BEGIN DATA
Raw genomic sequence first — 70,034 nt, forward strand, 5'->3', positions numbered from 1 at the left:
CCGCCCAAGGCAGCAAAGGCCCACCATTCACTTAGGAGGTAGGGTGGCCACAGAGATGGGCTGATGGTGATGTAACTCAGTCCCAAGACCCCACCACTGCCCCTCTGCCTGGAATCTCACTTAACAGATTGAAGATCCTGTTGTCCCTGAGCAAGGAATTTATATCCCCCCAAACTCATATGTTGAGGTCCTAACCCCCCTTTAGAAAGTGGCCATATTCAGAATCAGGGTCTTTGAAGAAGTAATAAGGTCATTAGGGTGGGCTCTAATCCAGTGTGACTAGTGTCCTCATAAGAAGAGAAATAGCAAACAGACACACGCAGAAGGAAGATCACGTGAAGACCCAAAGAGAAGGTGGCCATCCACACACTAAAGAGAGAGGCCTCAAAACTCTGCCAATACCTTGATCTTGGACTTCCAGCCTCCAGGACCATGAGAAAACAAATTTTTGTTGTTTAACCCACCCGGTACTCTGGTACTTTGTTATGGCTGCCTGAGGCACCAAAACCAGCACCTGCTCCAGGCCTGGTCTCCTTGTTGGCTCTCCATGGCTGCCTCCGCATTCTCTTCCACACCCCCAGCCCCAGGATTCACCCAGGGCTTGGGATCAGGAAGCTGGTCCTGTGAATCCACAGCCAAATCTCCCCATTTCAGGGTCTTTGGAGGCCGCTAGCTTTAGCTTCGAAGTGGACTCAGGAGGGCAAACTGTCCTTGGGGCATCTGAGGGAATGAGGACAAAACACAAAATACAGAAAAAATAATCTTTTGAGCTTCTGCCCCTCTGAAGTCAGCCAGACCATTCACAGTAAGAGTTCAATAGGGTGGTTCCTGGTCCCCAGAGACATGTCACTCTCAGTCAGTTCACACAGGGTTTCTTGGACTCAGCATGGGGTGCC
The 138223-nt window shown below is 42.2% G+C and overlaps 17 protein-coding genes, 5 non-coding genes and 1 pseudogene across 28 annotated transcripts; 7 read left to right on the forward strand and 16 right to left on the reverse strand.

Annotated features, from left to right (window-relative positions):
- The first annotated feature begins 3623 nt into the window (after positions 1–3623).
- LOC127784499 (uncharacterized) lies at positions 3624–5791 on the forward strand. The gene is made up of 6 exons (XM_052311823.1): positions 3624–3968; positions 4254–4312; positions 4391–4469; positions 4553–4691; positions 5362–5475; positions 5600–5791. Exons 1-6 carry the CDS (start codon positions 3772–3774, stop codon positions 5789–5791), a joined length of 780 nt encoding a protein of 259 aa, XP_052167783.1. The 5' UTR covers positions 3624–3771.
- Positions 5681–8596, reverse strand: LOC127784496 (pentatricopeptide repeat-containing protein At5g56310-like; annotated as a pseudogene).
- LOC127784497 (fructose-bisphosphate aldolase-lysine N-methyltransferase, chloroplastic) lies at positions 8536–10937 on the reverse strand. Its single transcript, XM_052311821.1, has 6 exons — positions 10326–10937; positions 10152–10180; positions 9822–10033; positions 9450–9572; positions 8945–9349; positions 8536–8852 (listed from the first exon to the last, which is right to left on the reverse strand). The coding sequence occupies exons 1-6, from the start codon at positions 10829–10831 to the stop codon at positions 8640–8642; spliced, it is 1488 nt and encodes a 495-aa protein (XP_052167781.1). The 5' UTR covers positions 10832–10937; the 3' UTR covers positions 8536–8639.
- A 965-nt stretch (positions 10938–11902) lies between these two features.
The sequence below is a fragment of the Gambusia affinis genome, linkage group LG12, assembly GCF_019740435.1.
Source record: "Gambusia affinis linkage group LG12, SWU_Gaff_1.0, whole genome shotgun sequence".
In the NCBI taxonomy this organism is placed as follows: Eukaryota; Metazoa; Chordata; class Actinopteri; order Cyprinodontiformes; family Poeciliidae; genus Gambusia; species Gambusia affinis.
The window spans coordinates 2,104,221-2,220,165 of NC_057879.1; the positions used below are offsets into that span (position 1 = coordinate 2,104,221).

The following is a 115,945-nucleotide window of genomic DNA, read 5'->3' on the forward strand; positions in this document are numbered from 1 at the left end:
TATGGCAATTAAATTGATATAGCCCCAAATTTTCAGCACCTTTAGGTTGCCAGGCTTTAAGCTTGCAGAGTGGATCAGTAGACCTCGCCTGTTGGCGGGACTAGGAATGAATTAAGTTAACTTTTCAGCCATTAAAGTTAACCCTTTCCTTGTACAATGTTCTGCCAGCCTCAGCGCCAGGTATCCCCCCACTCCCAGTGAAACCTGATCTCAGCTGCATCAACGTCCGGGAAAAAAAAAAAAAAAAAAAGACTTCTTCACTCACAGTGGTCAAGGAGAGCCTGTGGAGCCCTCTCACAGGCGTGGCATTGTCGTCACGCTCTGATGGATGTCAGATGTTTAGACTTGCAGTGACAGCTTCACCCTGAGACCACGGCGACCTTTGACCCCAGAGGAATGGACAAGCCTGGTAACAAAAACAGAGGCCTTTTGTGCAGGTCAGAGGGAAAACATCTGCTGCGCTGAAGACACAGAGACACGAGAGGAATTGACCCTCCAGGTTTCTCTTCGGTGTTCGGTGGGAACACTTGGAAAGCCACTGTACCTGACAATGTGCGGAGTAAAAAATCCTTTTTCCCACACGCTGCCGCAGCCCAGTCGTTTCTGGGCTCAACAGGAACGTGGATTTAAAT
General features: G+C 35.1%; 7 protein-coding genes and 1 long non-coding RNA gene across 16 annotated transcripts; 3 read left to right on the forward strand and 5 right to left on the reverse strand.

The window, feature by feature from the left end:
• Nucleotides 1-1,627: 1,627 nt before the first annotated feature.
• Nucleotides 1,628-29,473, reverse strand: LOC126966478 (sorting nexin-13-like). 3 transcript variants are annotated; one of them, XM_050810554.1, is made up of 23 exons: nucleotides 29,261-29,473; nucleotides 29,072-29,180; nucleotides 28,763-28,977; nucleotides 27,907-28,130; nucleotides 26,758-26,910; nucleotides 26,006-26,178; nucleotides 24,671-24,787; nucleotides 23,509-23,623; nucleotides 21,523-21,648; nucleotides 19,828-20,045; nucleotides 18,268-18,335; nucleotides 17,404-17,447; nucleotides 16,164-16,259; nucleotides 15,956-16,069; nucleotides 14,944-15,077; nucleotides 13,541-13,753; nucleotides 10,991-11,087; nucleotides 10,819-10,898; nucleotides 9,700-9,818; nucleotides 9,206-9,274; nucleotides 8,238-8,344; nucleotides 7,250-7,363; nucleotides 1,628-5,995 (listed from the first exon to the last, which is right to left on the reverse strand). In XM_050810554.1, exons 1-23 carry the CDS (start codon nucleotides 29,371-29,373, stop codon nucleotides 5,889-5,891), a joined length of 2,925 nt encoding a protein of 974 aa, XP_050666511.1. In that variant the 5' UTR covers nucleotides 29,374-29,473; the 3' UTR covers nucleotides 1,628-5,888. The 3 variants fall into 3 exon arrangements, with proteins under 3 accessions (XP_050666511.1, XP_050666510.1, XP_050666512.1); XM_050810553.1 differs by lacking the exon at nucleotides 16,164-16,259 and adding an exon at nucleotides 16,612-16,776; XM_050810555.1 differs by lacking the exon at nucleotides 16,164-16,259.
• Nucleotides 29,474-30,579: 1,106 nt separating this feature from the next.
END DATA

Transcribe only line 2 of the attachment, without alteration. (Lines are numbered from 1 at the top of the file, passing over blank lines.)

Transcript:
CCGCCCAAGGCAGCAAAGGCCCACCATTCACTTAGGAGGTAGGGTGGCCACAGAGATGGGCTGATGGTGATGTAACTCAGTCCCAAGACCCCACCACTGCCCCTCTGCCTGGAATCTCACTTAACAGATTGAAGATCCTGTTGTCCCTGAGCAAGGAATTTATATCCCCCCAAACTCATATGTTGAGGTCCTAACCCCCCTTTAGAAAGTGGCCATATTCAGAATCAGGGTCTTTGAAGAAGTAATAAGGTCATTAGGGTGGGCTCTAATCCAGTGTGACTAGTGTCCTCATAAGAAGAGAAATAGCAAACAGACACACGCAGAAGGAAGATCACGTGAAGACCCAAAGAGAAGGTGGCCATCCACACACTAAAGAGAGAGGCCTCAAAACTCTGCCAATACCTTGATCTTGGACTTCCAGCCTCCAGGACCATGAGAAAACAAATTTTTGTTGTTTAACCCACCCGGTACTCTGGTACTTTGTTATGGCTGCCTGAGGCACCAAAACCAGCACCTGCTCCAGGCCTGGTCTCCTTGTTGGCTCTCCATGGCTGCCTCCGCATTCTCTTCCACACCCCCAGCCCCAGGATTCACCCAGGGCTTGGGATCAGGAAGCTGGTCCTGTGAATCCACAGCCAAATCTCCCCATTTCAGGGTCTTTGGAGGCCGCTAGCTTTAGCTTCGAAGTGGACTCAGGAGGGCAAACTGTCCTTGGGGCATCTGAGGGAATGAGGACAAAACACAAAATACAGAAAAAATAATCTTTTGAGCTTCTGCCCCTCTGAAGTCAGCCAGACCATTCACAGTAAGAGTTCAATAGGGTGGTTCCTGGTCCCCAGAGACATGTCACTCTCAGTCAGTTCACACAGGGTTTCTTGGACTCAGCATGGGGTGCC